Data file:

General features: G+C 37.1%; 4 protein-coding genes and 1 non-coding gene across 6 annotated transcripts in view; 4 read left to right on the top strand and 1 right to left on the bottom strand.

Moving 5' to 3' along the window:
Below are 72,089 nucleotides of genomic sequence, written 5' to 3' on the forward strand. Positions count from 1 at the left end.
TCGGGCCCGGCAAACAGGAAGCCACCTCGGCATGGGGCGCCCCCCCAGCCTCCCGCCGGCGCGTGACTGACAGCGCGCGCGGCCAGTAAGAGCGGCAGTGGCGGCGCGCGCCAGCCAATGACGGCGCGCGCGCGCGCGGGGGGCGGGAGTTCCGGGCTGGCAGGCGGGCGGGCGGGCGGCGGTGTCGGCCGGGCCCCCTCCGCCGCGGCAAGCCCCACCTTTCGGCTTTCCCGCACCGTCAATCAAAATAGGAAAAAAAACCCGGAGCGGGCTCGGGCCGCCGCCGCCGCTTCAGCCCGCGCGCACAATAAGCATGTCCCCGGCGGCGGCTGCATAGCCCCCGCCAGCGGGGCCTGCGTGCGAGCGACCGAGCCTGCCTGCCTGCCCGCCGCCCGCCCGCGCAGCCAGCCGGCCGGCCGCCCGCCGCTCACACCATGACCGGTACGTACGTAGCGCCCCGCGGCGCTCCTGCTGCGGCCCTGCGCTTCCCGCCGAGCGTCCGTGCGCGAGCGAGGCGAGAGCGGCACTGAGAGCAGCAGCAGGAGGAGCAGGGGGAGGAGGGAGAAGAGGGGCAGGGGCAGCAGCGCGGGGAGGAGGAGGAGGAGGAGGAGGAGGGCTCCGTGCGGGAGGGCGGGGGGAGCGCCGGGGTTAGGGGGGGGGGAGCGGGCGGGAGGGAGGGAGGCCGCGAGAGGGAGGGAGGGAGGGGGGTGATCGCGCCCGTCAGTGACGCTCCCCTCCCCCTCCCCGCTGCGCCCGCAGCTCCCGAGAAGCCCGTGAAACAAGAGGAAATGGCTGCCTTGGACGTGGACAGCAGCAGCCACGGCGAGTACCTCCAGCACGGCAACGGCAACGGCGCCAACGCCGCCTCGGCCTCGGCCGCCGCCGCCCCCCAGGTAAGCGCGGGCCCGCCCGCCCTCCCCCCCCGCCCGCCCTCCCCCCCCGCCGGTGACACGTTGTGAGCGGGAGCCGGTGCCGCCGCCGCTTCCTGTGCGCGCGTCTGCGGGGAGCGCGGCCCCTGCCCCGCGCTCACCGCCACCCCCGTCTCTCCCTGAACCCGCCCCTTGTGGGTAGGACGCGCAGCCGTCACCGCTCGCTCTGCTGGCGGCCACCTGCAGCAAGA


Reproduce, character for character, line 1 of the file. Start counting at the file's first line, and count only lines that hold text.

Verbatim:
General features: G+C 37.1%; 4 protein-coding genes and 1 non-coding gene across 6 annotated transcripts in view; 4 read left to right on the top strand and 1 right to left on the bottom strand.